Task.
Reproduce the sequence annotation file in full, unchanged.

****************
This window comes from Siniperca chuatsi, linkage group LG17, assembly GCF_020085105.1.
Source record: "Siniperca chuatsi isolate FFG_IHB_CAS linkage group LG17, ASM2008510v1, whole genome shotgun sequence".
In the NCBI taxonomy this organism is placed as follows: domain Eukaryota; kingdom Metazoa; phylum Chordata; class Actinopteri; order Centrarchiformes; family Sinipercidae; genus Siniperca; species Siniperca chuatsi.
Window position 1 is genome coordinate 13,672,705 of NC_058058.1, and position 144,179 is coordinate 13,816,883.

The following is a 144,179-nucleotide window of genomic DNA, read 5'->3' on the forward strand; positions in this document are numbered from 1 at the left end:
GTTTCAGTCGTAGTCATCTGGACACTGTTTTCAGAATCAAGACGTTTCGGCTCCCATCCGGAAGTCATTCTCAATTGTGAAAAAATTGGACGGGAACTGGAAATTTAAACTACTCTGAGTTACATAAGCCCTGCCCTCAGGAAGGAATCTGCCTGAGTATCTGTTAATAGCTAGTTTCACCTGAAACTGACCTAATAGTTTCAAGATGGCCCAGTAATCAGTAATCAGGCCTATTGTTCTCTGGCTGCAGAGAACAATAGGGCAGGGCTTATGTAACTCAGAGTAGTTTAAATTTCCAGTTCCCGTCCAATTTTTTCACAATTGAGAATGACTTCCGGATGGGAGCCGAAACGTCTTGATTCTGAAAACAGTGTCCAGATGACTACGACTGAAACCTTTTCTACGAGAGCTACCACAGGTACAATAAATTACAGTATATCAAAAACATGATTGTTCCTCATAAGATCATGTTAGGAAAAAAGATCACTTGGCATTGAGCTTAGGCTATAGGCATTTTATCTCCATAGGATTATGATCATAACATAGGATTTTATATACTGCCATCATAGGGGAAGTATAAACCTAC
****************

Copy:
This window comes from Siniperca chuatsi, linkage group LG17, assembly GCF_020085105.1.
Source record: "Siniperca chuatsi isolate FFG_IHB_CAS linkage group LG17, ASM2008510v1, whole genome shotgun sequence".
In the NCBI taxonomy this organism is placed as follows: domain Eukaryota; kingdom Metazoa; phylum Chordata; class Actinopteri; order Centrarchiformes; family Sinipercidae; genus Siniperca; species Siniperca chuatsi.
Window position 1 is genome coordinate 13,672,705 of NC_058058.1, and position 144,179 is coordinate 13,816,883.

The following is a 144,179-nucleotide window of genomic DNA, read 5'->3' on the forward strand; positions in this document are numbered from 1 at the left end:
GTTTCAGTCGTAGTCATCTGGACACTGTTTTCAGAATCAAGACGTTTCGGCTCCCATCCGGAAGTCATTCTCAATTGTGAAAAAATTGGACGGGAACTGGAAATTTAAACTACTCTGAGTTACATAAGCCCTGCCCTCAGGAAGGAATCTGCCTGAGTATCTGTTAATAGCTAGTTTCACCTGAAACTGACCTAATAGTTTCAAGATGGCCCAGTAATCAGTAATCAGGCCTATTGTTCTCTGGCTGCAGAGAACAATAGGGCAGGGCTTATGTAACTCAGAGTAGTTTAAATTTCCAGTTCCCGTCCAATTTTTTCACAATTGAGAATGACTTCCGGATGGGAGCCGAAACGTCTTGATTCTGAAAACAGTGTCCAGATGACTACGACTGAAACCTTTTCTACGAGAGCTACCACAGGTACAATAAATTACAGTATATCAAAAACATGATTGTTCCTCATAAGATCATGTTAGGAAAAAAGATCACTTGGCATTGAGCTTAGGCTATAGGCATTTTATCTCCATAGGATTATGATCATAACATAGGATTTTATATACTGCCATCATAGGGGAAGTATAAACCTAC